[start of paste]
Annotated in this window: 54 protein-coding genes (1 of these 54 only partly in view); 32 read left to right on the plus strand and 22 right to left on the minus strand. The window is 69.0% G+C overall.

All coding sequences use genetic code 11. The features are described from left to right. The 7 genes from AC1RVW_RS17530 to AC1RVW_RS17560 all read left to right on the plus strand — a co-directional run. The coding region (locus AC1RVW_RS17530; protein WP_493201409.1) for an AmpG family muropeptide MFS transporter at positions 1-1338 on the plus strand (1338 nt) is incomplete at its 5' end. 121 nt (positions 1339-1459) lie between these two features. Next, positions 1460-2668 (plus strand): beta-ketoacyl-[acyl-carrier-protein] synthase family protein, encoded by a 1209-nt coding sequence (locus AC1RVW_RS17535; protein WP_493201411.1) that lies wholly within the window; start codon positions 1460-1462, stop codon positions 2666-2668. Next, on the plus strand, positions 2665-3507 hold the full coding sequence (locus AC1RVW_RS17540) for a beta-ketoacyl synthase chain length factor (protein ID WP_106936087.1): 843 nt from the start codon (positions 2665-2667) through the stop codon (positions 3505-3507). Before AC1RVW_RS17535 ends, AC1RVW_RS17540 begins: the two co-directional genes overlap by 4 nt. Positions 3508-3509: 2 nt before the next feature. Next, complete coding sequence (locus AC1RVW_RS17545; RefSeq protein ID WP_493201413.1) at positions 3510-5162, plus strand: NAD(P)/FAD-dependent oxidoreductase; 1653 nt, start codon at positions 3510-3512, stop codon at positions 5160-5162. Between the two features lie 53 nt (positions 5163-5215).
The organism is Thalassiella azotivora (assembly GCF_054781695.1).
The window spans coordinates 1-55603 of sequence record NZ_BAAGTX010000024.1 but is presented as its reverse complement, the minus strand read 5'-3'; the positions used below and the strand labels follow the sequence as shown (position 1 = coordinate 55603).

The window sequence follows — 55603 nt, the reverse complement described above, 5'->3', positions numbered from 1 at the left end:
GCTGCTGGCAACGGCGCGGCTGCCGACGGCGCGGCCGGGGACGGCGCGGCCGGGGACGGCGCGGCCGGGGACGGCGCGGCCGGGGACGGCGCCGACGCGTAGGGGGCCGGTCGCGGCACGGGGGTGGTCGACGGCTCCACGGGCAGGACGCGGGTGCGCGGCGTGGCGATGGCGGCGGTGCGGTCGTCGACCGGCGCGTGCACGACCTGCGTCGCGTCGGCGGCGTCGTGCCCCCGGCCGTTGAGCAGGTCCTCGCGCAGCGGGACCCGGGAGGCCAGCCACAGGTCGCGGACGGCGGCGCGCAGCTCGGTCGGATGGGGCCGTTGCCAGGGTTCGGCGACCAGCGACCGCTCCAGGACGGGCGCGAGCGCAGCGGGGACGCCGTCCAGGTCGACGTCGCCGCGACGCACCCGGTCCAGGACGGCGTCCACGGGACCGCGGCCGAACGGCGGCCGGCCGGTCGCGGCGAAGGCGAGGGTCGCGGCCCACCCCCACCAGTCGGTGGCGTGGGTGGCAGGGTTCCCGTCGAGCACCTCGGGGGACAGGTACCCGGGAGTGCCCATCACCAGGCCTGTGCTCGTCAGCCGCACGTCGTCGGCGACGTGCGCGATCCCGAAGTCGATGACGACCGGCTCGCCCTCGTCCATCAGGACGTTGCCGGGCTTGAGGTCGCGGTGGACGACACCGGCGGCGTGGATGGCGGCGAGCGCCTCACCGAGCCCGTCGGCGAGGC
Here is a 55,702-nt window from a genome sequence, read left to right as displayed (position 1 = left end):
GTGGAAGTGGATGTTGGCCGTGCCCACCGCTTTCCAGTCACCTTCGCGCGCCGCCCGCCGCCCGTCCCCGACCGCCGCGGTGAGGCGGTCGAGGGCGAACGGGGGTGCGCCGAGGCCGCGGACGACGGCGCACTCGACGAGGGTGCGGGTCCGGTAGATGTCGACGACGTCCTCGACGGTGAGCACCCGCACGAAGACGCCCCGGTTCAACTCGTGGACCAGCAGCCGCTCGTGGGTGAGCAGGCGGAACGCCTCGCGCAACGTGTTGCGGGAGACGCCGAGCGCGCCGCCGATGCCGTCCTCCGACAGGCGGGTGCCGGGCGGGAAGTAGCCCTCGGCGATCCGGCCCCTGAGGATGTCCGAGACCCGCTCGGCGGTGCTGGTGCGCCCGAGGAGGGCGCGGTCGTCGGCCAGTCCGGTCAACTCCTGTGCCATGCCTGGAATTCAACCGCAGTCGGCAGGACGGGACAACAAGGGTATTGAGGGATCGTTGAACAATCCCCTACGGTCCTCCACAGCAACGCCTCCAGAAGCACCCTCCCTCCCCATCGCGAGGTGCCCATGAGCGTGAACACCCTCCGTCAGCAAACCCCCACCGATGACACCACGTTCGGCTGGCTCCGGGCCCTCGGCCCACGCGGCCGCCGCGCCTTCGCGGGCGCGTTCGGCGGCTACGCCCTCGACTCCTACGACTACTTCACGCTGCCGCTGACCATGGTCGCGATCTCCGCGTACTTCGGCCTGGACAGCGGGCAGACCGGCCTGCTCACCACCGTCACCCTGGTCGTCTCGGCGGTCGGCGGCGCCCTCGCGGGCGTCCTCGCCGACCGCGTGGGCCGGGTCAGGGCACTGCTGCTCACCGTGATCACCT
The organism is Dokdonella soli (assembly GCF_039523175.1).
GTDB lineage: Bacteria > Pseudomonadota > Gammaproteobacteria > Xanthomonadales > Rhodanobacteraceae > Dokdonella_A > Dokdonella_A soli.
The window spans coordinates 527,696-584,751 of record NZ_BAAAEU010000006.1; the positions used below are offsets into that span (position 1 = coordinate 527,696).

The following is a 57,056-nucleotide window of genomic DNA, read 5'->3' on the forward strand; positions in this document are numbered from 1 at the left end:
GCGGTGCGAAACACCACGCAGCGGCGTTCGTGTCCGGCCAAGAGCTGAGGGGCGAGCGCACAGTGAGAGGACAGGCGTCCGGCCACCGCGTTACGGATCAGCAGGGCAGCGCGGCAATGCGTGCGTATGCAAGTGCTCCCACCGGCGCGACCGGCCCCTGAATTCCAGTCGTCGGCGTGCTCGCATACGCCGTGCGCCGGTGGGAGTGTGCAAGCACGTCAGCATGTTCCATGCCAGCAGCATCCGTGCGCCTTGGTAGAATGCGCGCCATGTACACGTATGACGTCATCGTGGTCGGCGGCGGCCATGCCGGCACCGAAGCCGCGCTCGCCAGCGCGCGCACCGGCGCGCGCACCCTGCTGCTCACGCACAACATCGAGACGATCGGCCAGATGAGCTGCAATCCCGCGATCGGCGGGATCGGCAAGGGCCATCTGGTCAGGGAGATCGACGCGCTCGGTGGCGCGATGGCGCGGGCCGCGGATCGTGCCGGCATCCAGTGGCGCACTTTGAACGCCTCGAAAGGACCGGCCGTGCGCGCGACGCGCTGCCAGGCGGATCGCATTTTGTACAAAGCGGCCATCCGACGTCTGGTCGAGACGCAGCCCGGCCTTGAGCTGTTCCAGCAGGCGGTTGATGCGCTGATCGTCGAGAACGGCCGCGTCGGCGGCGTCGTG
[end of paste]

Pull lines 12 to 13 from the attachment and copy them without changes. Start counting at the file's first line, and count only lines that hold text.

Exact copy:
The following is a 57,056-nucleotide window of genomic DNA, read 5'->3' on the forward strand; positions in this document are numbered from 1 at the left end:
GCGGTGCGAAACACCACGCAGCGGCGTTCGTGTCCGGCCAAGAGCTGAGGGGCGAGCGCACAGTGAGAGGACAGGCGTCCGGCCACCGCGTTACGGATCAGCAGGGCAGCGCGGCAATGCGTGCGTATGCAAGTGCTCCCACCGGCGCGACCGGCCCCTGAATTCCAGTCGTCGGCGTGCTCGCATACGCCGTGCGCCGGTGGGAGTGTGCAAGCACGTCAGCATGTTCCATGCCAGCAGCATCCGTGCGCCTTGGTAGAATGCGCGCCATGTACACGTATGACGTCATCGTGGTCGGCGGCGGCCATGCCGGCACCGAAGCCGCGCTCGCCAGCGCGCGCACCGGCGCGCGCACCCTGCTGCTCACGCACAACATCGAGACGATCGGCCAGATGAGCTGCAATCCCGCGATCGGCGGGATCGGCAAGGGCCATCTGGTCAGGGAGATCGACGCGCTCGGTGGCGCGATGGCGCGGGCCGCGGATCGTGCCGGCATCCAGTGGCGCACTTTGAACGCCTCGAAAGGACCGGCCGTGCGCGCGACGCGCTGCCAGGCGGATCGCATTTTGTACAAAGCGGCCATCCGACGTCTGGTCGAGACGCAGCCCGGCCTTGAGCTGTTCCAGCAGGCGGTTGATGCGCTGATCGTCGAGAACGGCCGCGTCGGCGGCGTCGTG